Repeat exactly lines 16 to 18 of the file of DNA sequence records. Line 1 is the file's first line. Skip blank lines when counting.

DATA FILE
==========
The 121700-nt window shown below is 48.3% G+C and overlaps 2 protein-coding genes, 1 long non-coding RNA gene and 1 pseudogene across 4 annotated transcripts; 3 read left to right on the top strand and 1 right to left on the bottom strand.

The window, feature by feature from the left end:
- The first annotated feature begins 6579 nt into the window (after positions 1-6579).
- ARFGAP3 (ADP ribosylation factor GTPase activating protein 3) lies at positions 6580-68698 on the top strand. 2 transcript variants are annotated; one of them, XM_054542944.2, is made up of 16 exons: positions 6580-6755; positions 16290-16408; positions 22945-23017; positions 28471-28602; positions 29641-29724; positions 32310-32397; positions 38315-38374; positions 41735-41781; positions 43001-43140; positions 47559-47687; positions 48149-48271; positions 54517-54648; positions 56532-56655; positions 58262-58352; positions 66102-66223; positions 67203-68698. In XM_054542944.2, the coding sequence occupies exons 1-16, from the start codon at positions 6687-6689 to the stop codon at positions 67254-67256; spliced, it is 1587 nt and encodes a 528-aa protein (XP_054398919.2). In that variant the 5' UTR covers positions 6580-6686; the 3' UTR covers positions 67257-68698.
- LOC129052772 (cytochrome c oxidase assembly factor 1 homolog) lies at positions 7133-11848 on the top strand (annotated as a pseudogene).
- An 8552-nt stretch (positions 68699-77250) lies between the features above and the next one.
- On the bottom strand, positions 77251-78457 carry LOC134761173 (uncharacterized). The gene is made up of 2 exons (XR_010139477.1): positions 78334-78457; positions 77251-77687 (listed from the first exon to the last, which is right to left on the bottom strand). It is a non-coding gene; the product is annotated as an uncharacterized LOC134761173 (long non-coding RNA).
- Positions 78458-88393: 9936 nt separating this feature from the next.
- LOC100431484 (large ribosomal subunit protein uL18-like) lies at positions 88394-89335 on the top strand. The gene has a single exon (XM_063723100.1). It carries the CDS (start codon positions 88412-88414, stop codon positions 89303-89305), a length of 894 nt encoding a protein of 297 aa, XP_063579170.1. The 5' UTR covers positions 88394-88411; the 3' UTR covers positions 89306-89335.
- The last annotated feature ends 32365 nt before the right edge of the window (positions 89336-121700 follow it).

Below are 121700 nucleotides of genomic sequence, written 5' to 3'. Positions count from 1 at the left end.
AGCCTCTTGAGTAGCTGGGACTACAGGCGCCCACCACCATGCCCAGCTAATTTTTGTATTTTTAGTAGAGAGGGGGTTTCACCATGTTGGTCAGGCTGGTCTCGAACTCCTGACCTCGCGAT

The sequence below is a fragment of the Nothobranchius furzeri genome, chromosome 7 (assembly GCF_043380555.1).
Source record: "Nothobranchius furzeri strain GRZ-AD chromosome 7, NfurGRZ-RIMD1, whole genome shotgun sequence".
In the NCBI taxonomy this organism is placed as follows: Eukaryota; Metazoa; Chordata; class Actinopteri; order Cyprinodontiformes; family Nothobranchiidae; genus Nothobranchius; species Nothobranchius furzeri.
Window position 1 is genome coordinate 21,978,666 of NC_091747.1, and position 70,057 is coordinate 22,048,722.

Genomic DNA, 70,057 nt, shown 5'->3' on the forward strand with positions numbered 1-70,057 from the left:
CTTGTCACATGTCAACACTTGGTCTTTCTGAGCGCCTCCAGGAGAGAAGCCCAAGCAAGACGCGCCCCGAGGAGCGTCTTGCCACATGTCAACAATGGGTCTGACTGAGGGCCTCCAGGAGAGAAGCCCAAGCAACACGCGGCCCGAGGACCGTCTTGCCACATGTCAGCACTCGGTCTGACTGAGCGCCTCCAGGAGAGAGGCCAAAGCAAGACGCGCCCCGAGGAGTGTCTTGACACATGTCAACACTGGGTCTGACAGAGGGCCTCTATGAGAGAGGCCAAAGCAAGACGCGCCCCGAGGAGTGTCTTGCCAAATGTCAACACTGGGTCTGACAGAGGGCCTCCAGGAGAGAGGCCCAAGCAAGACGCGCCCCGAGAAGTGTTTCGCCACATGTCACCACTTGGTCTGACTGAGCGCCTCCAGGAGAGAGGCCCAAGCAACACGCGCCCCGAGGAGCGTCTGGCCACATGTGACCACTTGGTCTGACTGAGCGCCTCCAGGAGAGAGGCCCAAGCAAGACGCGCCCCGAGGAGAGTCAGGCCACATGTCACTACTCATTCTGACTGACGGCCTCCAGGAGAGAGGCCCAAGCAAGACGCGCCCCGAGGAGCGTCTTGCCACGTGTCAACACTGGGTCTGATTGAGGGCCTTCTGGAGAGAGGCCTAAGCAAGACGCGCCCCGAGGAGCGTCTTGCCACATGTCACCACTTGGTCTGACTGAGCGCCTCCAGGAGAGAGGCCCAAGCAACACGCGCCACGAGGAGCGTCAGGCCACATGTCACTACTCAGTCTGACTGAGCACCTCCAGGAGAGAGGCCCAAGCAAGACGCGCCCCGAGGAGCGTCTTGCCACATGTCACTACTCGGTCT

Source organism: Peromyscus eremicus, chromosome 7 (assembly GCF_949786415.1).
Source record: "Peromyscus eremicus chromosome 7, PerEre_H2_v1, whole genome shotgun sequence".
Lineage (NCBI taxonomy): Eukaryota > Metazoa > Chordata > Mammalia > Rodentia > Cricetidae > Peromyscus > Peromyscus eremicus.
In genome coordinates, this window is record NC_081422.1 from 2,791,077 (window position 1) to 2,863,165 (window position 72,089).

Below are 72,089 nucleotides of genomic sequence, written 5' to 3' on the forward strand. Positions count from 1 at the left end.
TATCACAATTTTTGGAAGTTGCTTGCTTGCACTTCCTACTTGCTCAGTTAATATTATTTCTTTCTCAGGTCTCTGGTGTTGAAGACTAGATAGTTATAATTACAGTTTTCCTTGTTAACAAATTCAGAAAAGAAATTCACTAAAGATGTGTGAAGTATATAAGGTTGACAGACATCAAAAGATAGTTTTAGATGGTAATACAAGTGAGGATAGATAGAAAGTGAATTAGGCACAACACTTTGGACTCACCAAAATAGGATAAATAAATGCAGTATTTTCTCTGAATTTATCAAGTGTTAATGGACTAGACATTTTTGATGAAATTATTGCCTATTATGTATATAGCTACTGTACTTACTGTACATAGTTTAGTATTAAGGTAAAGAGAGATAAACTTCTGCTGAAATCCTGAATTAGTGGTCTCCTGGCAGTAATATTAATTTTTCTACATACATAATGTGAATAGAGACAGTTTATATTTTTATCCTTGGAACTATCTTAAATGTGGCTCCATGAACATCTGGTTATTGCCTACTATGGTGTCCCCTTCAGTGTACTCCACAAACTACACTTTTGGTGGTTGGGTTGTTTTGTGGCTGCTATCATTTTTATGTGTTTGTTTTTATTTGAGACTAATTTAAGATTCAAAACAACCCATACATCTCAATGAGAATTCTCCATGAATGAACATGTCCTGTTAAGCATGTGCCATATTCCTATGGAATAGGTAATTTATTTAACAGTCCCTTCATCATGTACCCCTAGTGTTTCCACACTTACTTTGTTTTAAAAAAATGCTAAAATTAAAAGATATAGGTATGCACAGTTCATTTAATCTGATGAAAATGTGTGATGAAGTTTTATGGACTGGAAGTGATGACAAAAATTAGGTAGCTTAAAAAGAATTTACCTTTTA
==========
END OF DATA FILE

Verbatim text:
Window position 1 is genome coordinate 21,978,666 of NC_091747.1, and position 70,057 is coordinate 22,048,722.

Genomic DNA, 70,057 nt, shown 5'->3' on the forward strand with positions numbered 1-70,057 from the left:
CTTGTCACATGTCAACACTTGGTCTTTCTGAGCGCCTCCAGGAGAGAAGCCCAAGCAAGACGCGCCCCGAGGAGCGTCTTGCCACATGTCAACAATGGGTCTGACTGAGGGCCTCCAGGAGAGAAGCCCAAGCAACACGCGGCCCGAGGACCGTCTTGCCACATGTCAGCACTCGGTCTGACTGAGCGCCTCCAGGAGAGAGGCCAAAGCAAGACGCGCCCCGAGGAGTGTCTTGACACATGTCAACACTGGGTCTGACAGAGGGCCTCTATGAGAGAGGCCAAAGCAAGACGCGCCCCGAGGAGTGTCTTGCCAAATGTCAACACTGGGTCTGACAGAGGGCCTCCAGGAGAGAGGCCCAAGCAAGACGCGCCCCGAGAAGTGTTTCGCCACATGTCACCACTTGGTCTGACTGAGCGCCTCCAGGAGAGAGGCCCAAGCAACACGCGCCCCGAGGAGCGTCTGGCCACATGTGACCACTTGGTCTGACTGAGCGCCTCCAGGAGAGAGGCCCAAGCAAGACGCGCCCCGAGGAGAGTCAGGCCACATGTCACTACTCATTCTGACTGACGGCCTCCAGGAGAGAGGCCCAAGCAAGACGCGCCCCGAGGAGCGTCTTGCCACGTGTCAACACTGGGTCTGATTGAGGGCCTTCTGGAGAGAGGCCTAAGCAAGACGCGCCCCGAGGAGCGTCTTGCCACATGTCACCACTTGGTCTGACTGAGCGCCTCCAGGAGAGAGGCCCAAGCAACACGCGCCACGAGGAGCGTCAGGCCACATGTCACTACTCAGTCTGACTGAGCACCTCCAGGAGAGAGGCCCAAGCAAGACGCGCCCCGAGGAGCGTCTTGCCACATGTCACTACTCGGTCT